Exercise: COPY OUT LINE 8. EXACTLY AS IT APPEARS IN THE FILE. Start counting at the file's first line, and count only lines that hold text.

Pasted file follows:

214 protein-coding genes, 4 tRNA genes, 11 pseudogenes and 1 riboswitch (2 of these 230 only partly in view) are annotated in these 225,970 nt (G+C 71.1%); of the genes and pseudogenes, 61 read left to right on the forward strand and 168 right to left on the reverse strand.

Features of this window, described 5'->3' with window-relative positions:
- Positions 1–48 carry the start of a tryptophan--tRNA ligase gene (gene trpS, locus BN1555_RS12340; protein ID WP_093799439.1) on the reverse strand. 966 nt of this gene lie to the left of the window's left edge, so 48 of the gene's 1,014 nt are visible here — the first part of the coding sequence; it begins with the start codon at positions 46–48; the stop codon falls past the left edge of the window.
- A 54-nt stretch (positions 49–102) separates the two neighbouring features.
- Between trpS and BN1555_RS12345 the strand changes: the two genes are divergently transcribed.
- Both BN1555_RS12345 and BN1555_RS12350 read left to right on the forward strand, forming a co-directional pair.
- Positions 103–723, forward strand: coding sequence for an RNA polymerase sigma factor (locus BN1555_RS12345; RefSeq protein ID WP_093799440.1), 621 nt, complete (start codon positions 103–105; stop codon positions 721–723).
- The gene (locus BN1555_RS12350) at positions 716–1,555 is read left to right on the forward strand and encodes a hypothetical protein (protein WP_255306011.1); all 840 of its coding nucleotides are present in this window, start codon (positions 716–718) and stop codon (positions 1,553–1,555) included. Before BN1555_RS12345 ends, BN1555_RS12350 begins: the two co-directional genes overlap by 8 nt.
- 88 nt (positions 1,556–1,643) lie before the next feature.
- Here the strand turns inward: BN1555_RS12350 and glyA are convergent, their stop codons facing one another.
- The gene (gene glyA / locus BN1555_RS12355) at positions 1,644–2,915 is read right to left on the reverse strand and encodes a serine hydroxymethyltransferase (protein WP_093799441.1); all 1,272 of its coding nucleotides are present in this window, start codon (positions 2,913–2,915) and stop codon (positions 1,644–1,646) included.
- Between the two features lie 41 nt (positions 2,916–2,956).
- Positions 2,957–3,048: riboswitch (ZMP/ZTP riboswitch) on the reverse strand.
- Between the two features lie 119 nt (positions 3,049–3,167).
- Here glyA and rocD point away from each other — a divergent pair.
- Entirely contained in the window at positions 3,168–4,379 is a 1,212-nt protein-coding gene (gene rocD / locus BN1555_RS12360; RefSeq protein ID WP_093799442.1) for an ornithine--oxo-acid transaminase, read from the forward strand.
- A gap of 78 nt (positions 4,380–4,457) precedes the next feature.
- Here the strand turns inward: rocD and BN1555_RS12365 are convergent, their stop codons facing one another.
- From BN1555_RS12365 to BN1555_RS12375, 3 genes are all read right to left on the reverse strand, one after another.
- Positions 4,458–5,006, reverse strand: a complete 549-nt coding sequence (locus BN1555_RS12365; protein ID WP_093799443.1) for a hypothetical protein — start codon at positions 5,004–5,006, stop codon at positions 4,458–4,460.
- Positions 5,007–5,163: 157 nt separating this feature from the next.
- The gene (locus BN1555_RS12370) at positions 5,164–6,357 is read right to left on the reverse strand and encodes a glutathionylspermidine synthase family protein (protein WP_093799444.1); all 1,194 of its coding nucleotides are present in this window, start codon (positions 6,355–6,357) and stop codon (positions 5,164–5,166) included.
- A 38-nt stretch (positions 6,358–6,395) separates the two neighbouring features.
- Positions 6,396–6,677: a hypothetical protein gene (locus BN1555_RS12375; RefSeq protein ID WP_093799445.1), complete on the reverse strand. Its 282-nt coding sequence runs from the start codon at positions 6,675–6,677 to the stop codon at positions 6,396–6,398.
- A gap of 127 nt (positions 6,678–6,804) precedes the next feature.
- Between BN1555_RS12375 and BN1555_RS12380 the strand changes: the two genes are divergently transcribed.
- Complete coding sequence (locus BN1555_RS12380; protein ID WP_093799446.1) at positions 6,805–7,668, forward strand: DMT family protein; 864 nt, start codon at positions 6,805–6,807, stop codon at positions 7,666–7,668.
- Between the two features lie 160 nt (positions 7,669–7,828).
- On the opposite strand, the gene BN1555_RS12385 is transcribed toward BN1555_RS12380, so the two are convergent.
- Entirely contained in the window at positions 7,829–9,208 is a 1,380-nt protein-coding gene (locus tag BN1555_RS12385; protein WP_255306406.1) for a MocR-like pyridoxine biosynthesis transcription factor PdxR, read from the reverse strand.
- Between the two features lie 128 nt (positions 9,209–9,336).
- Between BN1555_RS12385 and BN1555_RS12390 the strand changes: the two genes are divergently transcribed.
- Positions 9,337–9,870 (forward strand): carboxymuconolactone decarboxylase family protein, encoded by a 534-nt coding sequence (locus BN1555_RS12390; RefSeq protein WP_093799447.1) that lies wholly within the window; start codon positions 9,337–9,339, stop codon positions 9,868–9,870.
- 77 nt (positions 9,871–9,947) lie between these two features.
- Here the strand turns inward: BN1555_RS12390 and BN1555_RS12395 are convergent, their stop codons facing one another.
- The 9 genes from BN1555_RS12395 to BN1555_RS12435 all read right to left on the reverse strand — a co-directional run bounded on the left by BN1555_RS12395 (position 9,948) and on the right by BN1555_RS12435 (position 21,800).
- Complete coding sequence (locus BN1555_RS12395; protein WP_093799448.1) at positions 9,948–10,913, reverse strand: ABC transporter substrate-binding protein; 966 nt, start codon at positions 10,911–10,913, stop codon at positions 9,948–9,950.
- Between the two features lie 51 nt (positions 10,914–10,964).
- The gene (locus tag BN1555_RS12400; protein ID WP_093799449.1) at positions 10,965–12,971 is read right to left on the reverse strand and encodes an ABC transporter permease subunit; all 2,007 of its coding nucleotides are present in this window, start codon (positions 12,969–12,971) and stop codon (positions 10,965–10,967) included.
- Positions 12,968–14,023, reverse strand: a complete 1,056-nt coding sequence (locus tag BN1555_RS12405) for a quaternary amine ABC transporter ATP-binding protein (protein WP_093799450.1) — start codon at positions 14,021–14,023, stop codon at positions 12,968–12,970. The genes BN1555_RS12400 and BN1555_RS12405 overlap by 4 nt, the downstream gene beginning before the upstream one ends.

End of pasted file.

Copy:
- The gene (locus BN1555_RS12350) at positions 716–1,555 is read left to right on the forward strand and encodes a hypothetical protein (protein WP_255306011.1); all 840 of its coding nucleotides are present in this window, start codon (positions 716–718) and stop codon (positions 1,553–1,555) included. Before BN1555_RS12345 ends, BN1555_RS12350 begins: the two co-directional genes overlap by 8 nt.